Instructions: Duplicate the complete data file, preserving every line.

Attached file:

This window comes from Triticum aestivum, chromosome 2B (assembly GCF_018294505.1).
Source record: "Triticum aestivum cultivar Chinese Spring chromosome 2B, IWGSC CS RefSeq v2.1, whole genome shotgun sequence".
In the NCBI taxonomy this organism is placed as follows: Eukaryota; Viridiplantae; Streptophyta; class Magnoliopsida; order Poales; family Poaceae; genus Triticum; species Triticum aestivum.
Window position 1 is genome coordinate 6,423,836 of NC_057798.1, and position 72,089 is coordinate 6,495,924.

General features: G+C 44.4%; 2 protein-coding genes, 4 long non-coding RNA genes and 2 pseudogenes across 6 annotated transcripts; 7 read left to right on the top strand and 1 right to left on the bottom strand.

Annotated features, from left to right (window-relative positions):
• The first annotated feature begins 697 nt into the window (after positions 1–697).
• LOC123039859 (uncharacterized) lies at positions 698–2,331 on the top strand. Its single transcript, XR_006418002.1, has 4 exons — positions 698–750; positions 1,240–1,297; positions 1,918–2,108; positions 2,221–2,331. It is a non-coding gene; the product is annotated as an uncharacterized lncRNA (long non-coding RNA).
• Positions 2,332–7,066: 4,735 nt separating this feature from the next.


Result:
This window comes from Triticum aestivum, chromosome 2B (assembly GCF_018294505.1).
Source record: "Triticum aestivum cultivar Chinese Spring chromosome 2B, IWGSC CS RefSeq v2.1, whole genome shotgun sequence".
In the NCBI taxonomy this organism is placed as follows: Eukaryota; Viridiplantae; Streptophyta; class Magnoliopsida; order Poales; family Poaceae; genus Triticum; species Triticum aestivum.
Window position 1 is genome coordinate 6,423,836 of NC_057798.1, and position 72,089 is coordinate 6,495,924.

General features: G+C 44.4%; 2 protein-coding genes, 4 long non-coding RNA genes and 2 pseudogenes across 6 annotated transcripts; 7 read left to right on the top strand and 1 right to left on the bottom strand.

Annotated features, from left to right (window-relative positions):
• The first annotated feature begins 697 nt into the window (after positions 1–697).
• LOC123039859 (uncharacterized) lies at positions 698–2,331 on the top strand. Its single transcript, XR_006418002.1, has 4 exons — positions 698–750; positions 1,240–1,297; positions 1,918–2,108; positions 2,221–2,331. It is a non-coding gene; the product is annotated as an uncharacterized lncRNA (long non-coding RNA).
• Positions 2,332–7,066: 4,735 nt separating this feature from the next.